Digital Economy Bill: Lords Want Rights To Link, Format-Shift

Conservative Lord Ralph Lucas is using the Digital Economy Bill to wade in to the debate over whether aggregators can freely link to online newspaper material.

He has tabled an amendment guaranteeting “Protection of the right to link to publicly available information on the internet”, which states: “The creation, aggregation, copying and publication of any link to publicly available information contained on websites on the internet shall not constitute an infringement of copyright.”

It seems designed to get off the hook news monitoring aggregators like Meltwater and NewsNow, who oppose a new license the Newspaper Licensing Agency is requiring from any aggregators which copy online articles in order to provide commercial clients with links to stories.

NewsNow is complying with the license by opting not to include NLA members’ material in its commercial service but has been blocked from crawling whole News International sites and and is publicly campaigning for its Right2Link. But Meltwater is playing hardball and has taken the NLA to the UK Copyright Tribunal for a ruling.

Lord Lucas’ amendment would write in to the Copyright, Designs and Patents Act 1988 that: “Links incorporating or accompanied by minimal reproduction of contents in the form of insubstantial extracts shall not constitute an infringement of copyright.” Though the likes of NewsNow may choose to use this as a defence, in fact it would justify use of excerpts at the point of publication, and not copying of full text during story processing (NewsNow’s quandary is the latter).

Legalise format shifting (#285): Separately, Lucas is also proposing to amend the act such that: “Where a person acquires the right to use a copyright work in electronic form for his personal use, he also acquires the right to copy that work into other electronic formats for his personal use.” Intellectual Property Office minister Lord Triesmann recommended legalising format-shifting back in 2008, though many content owners want paying for such copying; for example; through a levy on copying devices that exists in many European states though not the UK.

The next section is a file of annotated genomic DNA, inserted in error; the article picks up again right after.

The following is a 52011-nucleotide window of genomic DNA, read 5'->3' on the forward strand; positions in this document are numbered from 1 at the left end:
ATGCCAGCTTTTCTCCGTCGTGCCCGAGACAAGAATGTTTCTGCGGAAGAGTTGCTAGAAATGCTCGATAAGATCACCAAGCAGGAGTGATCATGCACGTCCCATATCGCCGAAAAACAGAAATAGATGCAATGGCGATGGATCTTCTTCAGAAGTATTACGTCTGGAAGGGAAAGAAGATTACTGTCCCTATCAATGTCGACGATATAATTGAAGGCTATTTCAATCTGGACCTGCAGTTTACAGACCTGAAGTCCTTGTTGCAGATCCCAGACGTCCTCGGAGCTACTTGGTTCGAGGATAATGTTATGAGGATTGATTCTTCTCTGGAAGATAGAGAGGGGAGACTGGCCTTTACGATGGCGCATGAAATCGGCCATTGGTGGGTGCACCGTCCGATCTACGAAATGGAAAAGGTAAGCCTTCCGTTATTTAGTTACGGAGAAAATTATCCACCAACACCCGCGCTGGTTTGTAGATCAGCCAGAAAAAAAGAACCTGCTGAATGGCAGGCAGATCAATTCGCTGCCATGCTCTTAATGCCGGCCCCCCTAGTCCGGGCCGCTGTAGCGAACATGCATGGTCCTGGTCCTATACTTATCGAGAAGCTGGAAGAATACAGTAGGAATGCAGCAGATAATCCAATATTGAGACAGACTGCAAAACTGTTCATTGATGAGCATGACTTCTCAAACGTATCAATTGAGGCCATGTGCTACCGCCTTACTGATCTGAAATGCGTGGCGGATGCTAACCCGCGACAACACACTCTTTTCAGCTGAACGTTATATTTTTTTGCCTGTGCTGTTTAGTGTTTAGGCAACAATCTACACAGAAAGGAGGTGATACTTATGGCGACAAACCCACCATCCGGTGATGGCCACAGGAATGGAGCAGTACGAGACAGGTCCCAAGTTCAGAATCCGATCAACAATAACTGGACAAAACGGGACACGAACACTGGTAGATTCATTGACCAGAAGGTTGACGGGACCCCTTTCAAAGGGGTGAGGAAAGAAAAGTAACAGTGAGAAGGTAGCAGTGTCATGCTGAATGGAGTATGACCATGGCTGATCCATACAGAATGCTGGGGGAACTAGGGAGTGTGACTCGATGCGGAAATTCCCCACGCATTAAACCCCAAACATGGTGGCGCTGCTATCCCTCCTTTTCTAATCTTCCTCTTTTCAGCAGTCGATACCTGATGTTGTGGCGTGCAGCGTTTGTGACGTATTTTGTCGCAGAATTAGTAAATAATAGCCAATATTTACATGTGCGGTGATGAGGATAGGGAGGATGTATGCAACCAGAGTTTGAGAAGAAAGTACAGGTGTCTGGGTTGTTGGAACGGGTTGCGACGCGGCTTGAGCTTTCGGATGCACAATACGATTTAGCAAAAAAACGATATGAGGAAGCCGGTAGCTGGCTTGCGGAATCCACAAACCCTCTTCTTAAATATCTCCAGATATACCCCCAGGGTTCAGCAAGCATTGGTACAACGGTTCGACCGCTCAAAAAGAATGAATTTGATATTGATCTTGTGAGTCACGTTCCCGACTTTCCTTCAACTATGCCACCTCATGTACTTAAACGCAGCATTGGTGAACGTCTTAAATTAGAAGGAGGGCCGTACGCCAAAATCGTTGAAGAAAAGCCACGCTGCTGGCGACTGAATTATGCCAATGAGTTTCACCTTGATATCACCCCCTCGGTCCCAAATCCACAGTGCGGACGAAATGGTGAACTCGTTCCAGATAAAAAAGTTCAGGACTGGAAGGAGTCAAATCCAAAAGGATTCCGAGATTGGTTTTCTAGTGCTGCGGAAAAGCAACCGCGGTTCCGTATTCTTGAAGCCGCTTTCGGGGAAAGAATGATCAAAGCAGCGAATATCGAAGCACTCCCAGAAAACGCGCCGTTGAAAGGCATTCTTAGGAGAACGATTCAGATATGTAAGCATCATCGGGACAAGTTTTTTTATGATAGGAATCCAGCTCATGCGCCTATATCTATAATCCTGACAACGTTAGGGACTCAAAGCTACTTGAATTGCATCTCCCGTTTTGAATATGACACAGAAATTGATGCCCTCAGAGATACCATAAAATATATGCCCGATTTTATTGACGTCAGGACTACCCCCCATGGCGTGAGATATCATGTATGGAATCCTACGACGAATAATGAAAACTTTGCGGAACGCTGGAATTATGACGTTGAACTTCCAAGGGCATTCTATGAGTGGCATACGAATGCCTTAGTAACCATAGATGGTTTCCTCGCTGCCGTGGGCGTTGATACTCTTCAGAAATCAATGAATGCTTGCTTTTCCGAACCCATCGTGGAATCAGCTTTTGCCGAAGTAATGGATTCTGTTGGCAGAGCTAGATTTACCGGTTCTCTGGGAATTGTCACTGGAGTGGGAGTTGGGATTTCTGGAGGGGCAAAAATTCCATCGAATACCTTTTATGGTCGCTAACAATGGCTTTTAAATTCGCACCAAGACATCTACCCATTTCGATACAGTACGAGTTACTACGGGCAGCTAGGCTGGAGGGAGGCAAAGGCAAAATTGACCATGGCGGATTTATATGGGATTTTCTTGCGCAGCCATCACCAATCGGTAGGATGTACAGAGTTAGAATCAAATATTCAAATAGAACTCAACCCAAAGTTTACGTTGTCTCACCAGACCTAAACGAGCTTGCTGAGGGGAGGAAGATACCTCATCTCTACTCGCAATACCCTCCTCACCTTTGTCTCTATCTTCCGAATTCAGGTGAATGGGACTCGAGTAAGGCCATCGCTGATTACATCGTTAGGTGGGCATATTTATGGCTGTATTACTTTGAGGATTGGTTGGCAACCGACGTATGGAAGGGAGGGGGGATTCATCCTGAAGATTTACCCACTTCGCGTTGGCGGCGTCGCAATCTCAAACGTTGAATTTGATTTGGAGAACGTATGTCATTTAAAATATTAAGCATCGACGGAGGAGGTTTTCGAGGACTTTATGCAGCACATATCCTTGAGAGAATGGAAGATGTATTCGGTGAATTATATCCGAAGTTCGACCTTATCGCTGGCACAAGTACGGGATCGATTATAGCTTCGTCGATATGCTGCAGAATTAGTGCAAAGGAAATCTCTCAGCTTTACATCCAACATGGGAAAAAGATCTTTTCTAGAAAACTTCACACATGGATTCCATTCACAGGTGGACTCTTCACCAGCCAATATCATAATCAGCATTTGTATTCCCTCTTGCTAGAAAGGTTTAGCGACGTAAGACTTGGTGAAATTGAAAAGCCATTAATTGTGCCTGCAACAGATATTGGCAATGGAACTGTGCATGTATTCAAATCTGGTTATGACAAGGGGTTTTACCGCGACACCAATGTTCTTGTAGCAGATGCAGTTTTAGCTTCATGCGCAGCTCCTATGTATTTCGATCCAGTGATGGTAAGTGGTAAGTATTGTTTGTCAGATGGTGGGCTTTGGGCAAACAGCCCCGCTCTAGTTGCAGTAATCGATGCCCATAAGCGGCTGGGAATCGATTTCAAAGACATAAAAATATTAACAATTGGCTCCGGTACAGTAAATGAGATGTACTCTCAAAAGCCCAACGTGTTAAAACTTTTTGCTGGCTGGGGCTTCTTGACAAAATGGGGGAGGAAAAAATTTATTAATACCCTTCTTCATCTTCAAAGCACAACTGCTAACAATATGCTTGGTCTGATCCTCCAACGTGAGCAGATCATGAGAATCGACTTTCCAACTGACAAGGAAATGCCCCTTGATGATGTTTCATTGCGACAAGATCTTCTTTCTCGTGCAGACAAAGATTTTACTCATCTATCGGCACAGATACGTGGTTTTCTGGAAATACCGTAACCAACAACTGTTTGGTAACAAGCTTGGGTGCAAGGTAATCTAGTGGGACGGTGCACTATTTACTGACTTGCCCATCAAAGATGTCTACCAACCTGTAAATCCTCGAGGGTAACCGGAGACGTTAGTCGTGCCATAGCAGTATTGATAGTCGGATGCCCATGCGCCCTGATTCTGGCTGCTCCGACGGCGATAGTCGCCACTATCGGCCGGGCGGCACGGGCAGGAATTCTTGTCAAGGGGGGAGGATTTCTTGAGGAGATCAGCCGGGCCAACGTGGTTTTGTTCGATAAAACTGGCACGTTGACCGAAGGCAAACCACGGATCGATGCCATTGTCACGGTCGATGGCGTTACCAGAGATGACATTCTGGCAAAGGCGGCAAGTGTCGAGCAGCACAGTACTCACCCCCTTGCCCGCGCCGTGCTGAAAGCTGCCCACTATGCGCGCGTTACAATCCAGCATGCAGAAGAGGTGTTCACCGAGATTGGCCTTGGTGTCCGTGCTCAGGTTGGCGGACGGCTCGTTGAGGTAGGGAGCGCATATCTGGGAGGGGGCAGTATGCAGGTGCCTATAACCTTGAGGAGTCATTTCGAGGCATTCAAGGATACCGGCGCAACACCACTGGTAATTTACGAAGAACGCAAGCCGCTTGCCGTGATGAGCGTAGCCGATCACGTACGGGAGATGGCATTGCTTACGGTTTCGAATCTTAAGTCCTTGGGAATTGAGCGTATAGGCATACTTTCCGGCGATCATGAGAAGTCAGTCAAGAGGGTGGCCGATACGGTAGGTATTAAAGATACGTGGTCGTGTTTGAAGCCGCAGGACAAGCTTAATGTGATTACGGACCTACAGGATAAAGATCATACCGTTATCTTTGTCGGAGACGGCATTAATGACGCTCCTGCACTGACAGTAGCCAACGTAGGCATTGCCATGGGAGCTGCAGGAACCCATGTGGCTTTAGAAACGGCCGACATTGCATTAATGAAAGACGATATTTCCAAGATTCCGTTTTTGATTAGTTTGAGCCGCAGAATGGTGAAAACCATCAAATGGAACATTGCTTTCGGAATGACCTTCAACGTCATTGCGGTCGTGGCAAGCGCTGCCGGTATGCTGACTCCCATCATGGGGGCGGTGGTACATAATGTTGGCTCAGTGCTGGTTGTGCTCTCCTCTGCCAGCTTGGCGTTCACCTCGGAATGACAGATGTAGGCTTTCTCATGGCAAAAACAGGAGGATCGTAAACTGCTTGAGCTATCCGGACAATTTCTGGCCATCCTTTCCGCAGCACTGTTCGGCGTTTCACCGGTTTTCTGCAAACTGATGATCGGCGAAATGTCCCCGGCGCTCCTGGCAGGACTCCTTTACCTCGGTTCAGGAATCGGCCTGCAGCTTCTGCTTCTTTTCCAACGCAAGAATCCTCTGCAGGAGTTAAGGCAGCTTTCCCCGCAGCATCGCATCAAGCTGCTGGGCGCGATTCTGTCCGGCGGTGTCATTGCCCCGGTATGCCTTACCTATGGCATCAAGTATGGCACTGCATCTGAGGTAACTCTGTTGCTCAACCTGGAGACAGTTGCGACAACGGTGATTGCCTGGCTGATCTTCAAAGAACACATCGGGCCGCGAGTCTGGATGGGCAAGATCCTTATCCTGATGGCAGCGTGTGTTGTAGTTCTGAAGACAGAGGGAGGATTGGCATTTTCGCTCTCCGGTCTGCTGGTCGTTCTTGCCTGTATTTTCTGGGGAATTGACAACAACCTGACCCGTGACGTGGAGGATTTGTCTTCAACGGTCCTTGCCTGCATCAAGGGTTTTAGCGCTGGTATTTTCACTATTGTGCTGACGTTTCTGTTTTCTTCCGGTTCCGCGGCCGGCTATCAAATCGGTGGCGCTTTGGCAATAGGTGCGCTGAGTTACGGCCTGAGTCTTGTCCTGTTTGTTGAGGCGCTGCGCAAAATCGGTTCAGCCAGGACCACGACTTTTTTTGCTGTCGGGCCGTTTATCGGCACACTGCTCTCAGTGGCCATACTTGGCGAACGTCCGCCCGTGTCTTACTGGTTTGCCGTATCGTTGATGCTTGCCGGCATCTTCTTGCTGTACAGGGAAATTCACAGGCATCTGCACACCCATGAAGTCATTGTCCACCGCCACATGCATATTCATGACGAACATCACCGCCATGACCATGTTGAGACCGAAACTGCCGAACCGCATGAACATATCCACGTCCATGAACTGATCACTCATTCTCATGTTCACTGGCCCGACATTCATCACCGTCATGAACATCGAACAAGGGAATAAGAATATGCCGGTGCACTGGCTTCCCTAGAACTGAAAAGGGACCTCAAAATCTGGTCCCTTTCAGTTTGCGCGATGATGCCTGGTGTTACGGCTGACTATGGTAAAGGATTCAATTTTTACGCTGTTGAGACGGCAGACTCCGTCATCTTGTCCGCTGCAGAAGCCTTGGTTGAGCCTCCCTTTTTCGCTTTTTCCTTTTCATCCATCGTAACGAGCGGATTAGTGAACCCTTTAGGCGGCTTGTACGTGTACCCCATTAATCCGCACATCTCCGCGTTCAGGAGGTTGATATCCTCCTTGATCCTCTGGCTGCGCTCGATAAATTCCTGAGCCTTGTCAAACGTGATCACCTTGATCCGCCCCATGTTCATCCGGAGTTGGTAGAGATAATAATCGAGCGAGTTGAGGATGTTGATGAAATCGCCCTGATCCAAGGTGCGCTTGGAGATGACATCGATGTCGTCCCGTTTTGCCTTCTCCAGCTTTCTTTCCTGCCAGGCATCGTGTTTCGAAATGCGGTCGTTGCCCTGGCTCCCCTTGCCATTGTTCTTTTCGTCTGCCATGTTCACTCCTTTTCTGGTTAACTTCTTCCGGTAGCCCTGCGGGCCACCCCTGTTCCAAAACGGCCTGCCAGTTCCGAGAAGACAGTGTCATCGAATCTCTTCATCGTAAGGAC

Equity-for-rights extension (#290): Another Lucas amendment would seem to give cash from services like Spotify to musicians whose labels have taken equity: “Where a copyright owner of a work in electronic form sells or licenses all or part of that copyright in exchange for equity or any other interest in another company or business, the original artist or any person who would have been entitled to share in the cash proceeds from the sale or licensing of the copyright, shall equally be entitled to share in any security or business for which the copyright interest is exchanged or licensed.”

Unlimited search exemption (#292): Lucas is trying to reintroduce his earlier proposal that: “Every provider of a publicly accessible website shall be presumed to give a standing and non-exclusive license to providers of search engine services to make a copy of some or all of the content of that website, for the purpose only of providing said search engine services.” That would exempt Google (NSDQ: GOOG) from any publishers’ claims it’s copying their stories without permission.

More defined game rules (#246): Three lords and a baroness are proposing specific language (the filthiest I’ve ever seen in a government bill) to bring more video games under classification by the Video Recordings Act. This would include games depicting “racist, homophobic or other discriminatory language”, “graphic torture” and “anus, breasts or buttocks”.

Tighter VOD porn rules (#251b): Baroness Howe proves her acquaintance with online pornography by proposing an amendment that would compel “online on-demand programme services” to introduce age verification for any material “which might seriously impair the physical, mental or moral development of persons under the age of 18”. She uses a litany of specific acts that would be covered. The regs would apply not just to out-and-out porn sites but to any broadcasters’ sites whose shows include the same acts.

List for copyrighted material (#284): Lucas is trying again on his amendment that would mean “Ofcom shall maintain on the web a registry of other websites where copyright material may be located” – a proposal many will consider ridiculously onerous on a regulator that may be downsized in the coming year.

The amendments will be either accepted, rejected or withdrawn in a Lords committee hearing on Tuesday Monday.